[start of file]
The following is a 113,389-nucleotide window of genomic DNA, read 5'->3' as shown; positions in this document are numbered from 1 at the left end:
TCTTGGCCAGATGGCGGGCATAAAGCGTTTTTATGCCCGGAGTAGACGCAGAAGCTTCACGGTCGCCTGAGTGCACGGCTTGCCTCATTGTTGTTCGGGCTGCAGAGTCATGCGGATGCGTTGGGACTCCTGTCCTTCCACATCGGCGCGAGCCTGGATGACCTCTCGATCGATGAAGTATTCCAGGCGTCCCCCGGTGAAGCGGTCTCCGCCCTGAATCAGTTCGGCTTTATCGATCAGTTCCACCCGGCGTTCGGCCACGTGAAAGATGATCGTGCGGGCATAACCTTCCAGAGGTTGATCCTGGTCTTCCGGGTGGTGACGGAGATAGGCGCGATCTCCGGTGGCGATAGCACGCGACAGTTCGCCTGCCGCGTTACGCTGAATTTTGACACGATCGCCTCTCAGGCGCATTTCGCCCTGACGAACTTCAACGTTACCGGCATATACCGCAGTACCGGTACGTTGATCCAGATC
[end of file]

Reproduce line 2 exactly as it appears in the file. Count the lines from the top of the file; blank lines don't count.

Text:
TCTTGGCCAGATGGCGGGCATAAAGCGTTTTTATGCCCGGAGTAGACGCAGAAGCTTCACGGTCGCCTGAGTGCACGGCTTGCCTCATTGTTGTTCGGGCTGCAGAGTCATGCGGATGCGTTGGGACTCCTGTCCTTCCACATCGGCGCGAGCCTGGATGACCTCTCGATCGATGAAGTATTCCAGGCGTCCCCCGGTGAAGCGGTCTCCGCCCTGAATCAGTTCGGCTTTATCGATCAGTTCCACCCGGCGTTCGGCCACGTGAAAGATGATCGTGCGGGCATAACCTTCCAGAGGTTGATCCTGGTCTTCCGGGTGGTGACGGAGATAGGCGCGATCTCCGGTGGCGATAGCACGCGACAGTTCGCCTGCCGCGTTACGCTGAATTTTGACACGATCGCCTCTCAGGCGCATTTCGCCCTGACGAACTTCAACGTTACCGGCATATACCGCAGTACCGGTACGTTGATCCAGATC